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BA (Honours) Geography - Learning outcomes

Educational aims

This degree provides the opportunity to learn about the relationships between human social systems and the physical processes that produce the Earth. Geographers study places and landscapes, in space and time, recognising the distinctive patterns of social, cultural, economic and political dynamics that shape the world today. The degree equips you to study the marked differences between places as well as the relationships that they share. It seeks to develop an in-depth understanding of the different relationships between human and natural environments, showing how the interaction between these environments shapes our world.

Geography is characterised by the breadth and interdisciplinarity of the subjects studied. Consequently, Geography degrees are highly prized for their ability to teach students a wide range of skills as well as a general understanding of different aspects shaping our world, both human and natural. Our BA (Honours) Geography is distinctive because it offers an emphasis on the online world that has emerged in the last two decades. It offers an unparalleled analysis of the new social dynamics that simultaneously shrink the world, yet also recast the boundaries that territorialise the world in distinctive ways. It does so by offering skills in online methodologies. This builds on traditional geographical themes, such as globalisation and urbanisation, but drives it towards analyses of new global arrangements in information, data and social media.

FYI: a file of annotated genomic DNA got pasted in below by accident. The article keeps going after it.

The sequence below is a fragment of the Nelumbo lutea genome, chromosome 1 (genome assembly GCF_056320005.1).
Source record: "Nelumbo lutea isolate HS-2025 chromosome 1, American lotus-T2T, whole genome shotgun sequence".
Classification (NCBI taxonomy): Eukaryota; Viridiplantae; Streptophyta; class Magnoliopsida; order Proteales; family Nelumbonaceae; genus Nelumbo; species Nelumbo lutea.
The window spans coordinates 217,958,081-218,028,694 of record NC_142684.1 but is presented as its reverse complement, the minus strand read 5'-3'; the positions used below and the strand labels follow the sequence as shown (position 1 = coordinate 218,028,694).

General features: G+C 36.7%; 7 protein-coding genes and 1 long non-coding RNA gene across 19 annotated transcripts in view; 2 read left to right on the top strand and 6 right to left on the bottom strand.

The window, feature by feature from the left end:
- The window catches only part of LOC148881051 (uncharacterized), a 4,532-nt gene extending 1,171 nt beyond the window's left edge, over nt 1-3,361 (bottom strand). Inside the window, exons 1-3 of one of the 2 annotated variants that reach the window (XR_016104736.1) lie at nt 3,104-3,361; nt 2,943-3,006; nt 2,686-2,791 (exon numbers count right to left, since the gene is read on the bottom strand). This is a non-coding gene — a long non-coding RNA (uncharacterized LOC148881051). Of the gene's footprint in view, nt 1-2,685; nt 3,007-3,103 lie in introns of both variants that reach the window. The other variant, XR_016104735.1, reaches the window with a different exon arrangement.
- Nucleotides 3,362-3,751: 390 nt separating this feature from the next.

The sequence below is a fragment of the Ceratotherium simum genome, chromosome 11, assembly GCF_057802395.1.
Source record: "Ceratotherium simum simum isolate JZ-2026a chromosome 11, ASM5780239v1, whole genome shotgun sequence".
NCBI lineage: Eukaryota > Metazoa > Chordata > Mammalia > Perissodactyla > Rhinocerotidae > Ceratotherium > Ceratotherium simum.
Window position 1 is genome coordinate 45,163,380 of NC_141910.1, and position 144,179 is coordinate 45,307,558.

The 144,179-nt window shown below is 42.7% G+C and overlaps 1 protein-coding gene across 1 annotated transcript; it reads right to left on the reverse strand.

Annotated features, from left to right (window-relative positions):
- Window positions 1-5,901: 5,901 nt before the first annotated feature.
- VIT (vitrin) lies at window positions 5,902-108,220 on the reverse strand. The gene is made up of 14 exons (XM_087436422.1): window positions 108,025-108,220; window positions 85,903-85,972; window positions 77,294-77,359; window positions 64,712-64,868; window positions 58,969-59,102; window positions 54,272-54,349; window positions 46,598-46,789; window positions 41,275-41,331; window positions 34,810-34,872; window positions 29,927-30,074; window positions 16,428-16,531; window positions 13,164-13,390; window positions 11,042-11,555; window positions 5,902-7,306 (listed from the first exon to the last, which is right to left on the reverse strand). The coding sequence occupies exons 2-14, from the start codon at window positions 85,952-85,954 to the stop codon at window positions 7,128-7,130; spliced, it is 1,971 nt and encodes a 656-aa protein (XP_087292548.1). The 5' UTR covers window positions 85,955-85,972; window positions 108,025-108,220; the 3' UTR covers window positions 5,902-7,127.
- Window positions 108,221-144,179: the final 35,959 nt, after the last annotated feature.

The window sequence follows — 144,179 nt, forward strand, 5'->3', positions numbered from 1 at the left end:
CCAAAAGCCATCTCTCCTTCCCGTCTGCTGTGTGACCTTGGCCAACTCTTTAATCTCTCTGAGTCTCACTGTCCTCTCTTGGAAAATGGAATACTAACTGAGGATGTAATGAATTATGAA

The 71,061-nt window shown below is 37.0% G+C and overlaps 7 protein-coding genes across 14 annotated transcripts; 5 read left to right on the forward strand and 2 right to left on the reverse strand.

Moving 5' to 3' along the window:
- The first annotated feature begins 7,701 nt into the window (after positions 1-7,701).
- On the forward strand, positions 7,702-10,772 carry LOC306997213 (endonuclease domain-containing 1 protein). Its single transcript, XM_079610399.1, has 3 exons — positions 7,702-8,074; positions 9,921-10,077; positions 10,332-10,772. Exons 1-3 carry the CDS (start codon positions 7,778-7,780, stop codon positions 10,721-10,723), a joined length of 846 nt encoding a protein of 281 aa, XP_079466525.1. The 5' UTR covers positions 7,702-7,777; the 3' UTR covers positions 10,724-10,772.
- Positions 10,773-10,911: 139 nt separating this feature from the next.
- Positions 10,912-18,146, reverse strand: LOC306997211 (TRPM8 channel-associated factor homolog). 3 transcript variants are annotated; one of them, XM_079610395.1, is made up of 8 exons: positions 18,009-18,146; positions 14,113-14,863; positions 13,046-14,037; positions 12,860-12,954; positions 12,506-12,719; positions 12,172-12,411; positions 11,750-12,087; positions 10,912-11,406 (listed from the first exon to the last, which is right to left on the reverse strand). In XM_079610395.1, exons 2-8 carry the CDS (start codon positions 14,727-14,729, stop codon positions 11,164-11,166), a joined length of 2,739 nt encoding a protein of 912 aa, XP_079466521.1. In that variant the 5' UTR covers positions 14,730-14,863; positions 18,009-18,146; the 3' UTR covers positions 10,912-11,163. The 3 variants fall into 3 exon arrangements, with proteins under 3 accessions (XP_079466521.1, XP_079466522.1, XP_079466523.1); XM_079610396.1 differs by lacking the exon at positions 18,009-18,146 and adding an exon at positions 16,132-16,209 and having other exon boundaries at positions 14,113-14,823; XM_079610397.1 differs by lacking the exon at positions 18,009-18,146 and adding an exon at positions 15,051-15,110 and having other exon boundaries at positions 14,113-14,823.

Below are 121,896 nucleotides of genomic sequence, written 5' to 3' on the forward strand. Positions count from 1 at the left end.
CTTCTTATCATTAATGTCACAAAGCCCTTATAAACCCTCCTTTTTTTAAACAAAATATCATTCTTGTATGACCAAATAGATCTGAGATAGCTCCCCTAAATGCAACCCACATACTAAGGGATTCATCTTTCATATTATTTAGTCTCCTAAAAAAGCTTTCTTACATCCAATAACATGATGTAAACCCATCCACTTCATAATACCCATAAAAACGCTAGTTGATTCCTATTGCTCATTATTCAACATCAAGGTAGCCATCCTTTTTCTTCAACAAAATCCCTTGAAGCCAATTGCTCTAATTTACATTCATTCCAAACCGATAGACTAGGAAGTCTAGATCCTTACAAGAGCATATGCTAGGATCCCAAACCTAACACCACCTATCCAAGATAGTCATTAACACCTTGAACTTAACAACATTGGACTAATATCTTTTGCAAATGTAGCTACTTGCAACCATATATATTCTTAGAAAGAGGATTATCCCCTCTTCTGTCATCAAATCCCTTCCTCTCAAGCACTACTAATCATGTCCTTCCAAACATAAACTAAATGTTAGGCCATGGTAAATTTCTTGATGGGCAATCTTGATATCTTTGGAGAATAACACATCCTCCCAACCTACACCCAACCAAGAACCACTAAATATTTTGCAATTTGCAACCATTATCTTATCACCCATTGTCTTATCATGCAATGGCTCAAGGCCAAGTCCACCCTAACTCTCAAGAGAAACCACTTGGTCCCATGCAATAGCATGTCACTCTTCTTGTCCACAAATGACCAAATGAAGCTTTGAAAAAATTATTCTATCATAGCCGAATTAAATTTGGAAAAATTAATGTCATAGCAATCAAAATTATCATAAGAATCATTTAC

Whilst the breadth and interdisciplinarity of this degree means it fits well with other subjects in the sciences and social sciences, it offers a distinctive analysis by focusing on both space and time, on the production of geographical patterns, and place and landscape.

Learning outcomes

Knowledge and understanding

On completion of this degree, you will have knowledge and understanding of the:

  • key concepts, ideas, methods and theories from the discipline of Geography, focusing on the reciprocal relationship between human social systems and environmental processes.
  • key roles that spatial and temporal relations play in social, cultural, economic, political and environmental activity